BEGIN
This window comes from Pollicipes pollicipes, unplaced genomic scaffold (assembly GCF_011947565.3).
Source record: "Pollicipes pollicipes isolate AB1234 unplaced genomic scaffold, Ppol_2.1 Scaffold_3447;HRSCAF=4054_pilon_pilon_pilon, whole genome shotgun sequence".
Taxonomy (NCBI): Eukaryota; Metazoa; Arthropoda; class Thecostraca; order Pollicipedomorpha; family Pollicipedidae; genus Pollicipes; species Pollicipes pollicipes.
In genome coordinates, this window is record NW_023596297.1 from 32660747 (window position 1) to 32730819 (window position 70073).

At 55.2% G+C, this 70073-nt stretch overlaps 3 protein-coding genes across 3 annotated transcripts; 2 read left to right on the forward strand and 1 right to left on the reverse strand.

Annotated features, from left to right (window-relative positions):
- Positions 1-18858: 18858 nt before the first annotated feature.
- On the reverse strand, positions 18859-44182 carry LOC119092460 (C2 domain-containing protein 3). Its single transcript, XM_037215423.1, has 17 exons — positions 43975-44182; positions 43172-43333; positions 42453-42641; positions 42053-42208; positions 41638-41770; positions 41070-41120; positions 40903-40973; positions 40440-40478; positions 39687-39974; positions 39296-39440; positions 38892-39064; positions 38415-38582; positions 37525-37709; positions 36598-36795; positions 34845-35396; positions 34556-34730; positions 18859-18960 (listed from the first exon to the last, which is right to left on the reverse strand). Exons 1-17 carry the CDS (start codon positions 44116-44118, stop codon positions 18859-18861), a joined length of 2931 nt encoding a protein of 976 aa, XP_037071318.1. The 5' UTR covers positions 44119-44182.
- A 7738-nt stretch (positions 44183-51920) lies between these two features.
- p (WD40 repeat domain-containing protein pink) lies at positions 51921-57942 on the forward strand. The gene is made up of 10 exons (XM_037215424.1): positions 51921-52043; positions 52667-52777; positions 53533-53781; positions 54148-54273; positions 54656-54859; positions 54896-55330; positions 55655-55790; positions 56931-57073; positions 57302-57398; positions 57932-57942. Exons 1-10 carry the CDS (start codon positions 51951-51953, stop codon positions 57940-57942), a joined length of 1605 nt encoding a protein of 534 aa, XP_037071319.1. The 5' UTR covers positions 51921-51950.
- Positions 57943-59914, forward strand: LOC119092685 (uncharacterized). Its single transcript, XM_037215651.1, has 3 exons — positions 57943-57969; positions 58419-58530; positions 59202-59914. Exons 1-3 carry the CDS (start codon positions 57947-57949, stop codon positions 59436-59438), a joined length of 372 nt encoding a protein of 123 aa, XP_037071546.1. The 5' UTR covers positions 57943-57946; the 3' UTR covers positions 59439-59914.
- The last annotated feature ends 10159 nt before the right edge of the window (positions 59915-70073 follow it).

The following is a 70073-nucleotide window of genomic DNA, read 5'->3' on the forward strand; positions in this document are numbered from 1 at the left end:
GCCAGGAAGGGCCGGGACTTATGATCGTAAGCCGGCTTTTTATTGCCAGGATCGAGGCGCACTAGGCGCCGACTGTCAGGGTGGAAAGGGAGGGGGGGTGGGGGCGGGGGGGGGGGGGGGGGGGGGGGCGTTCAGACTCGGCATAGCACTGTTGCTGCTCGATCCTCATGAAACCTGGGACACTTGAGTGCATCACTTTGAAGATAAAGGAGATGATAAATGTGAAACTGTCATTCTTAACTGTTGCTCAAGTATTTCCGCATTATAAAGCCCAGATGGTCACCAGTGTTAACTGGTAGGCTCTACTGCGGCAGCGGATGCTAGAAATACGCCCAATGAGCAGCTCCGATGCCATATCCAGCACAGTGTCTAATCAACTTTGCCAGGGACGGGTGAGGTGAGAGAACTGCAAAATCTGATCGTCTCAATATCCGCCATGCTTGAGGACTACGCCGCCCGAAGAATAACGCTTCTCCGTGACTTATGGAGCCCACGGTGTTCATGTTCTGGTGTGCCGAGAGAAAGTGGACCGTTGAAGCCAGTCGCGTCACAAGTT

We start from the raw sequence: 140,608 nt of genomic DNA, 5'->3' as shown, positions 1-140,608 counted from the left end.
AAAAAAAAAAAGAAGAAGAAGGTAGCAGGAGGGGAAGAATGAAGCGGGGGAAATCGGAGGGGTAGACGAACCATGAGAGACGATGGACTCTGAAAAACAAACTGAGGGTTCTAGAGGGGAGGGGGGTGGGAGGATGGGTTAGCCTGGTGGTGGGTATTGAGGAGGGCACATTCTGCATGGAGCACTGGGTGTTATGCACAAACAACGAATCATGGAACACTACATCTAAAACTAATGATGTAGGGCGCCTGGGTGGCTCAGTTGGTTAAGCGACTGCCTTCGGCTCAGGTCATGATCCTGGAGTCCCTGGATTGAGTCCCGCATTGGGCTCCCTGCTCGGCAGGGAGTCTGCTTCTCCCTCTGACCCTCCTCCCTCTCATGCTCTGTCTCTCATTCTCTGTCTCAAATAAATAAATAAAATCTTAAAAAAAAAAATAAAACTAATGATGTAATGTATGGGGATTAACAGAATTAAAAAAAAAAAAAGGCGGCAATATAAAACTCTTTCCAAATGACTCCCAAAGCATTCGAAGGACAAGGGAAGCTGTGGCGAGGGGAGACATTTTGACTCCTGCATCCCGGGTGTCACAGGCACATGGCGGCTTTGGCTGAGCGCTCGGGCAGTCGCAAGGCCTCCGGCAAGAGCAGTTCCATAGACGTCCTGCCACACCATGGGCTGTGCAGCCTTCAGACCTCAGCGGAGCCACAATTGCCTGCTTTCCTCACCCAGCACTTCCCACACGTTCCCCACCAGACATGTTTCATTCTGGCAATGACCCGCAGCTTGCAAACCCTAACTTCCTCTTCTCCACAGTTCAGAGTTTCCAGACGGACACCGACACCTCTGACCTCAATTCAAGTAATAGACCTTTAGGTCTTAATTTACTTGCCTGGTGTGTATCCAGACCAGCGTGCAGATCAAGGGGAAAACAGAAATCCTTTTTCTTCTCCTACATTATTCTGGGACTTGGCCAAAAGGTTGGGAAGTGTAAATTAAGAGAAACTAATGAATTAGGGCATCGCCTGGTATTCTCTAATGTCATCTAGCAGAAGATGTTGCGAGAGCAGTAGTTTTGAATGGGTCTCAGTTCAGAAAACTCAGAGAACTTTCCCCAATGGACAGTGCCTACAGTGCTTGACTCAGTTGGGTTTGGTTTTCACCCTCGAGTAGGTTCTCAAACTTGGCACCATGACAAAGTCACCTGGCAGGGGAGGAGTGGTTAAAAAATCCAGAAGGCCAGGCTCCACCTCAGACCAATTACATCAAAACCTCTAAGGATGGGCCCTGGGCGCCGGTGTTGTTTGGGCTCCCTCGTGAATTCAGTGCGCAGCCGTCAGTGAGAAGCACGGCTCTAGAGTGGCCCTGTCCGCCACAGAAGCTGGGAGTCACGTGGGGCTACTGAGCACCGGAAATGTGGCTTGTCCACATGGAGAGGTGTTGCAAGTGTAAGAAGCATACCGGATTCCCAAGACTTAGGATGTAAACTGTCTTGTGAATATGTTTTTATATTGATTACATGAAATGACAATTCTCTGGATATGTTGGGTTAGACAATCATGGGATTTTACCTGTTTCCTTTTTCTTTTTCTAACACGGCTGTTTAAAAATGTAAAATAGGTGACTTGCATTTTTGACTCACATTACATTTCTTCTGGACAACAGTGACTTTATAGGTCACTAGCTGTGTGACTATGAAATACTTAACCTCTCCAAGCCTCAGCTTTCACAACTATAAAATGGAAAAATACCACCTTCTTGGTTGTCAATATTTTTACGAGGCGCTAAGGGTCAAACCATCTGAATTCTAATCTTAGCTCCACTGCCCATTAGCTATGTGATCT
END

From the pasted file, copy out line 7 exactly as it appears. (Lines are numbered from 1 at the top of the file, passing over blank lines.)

- Positions 1-18858: 18858 nt before the first annotated feature.